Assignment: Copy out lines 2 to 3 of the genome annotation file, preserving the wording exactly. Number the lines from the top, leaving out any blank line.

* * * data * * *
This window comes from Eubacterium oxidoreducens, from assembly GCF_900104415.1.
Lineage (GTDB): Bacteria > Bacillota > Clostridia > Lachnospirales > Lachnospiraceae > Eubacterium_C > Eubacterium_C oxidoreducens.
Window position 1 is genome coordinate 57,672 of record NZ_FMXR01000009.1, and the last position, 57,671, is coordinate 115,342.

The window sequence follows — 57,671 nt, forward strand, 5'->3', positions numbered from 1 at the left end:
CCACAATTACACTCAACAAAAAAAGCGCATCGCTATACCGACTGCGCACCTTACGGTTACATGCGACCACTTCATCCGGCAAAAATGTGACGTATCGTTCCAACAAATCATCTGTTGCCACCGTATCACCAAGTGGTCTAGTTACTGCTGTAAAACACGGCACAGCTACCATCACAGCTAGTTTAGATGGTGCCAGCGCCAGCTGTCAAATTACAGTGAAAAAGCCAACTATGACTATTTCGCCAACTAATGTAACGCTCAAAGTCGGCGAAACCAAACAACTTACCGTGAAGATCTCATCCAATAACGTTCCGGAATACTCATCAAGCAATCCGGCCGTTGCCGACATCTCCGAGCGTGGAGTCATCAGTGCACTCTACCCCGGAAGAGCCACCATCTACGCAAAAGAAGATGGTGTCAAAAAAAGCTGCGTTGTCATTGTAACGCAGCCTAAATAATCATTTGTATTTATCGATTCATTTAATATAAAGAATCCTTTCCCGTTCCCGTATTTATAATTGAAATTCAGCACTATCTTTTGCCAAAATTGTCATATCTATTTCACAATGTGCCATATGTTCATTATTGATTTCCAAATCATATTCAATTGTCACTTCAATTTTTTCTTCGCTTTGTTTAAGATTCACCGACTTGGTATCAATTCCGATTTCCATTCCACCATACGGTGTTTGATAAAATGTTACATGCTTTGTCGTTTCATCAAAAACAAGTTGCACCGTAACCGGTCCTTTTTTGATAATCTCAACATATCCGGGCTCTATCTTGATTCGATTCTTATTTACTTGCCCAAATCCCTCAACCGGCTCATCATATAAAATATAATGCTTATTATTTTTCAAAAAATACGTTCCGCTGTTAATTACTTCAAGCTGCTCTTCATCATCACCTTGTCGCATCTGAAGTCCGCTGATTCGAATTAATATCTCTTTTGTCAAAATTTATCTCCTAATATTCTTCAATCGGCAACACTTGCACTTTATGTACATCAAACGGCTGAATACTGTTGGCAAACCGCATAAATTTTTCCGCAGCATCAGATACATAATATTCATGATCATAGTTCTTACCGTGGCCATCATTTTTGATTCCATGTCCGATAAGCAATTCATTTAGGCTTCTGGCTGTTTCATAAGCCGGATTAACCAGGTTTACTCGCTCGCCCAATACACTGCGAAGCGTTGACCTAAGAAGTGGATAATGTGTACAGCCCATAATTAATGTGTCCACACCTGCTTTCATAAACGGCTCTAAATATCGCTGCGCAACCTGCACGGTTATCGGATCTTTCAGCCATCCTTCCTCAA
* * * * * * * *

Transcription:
Lineage (GTDB): Bacteria > Bacillota > Clostridia > Lachnospirales > Lachnospiraceae > Eubacterium_C > Eubacterium_C oxidoreducens.
Window position 1 is genome coordinate 57,672 of record NZ_FMXR01000009.1, and the last position, 57,671, is coordinate 115,342.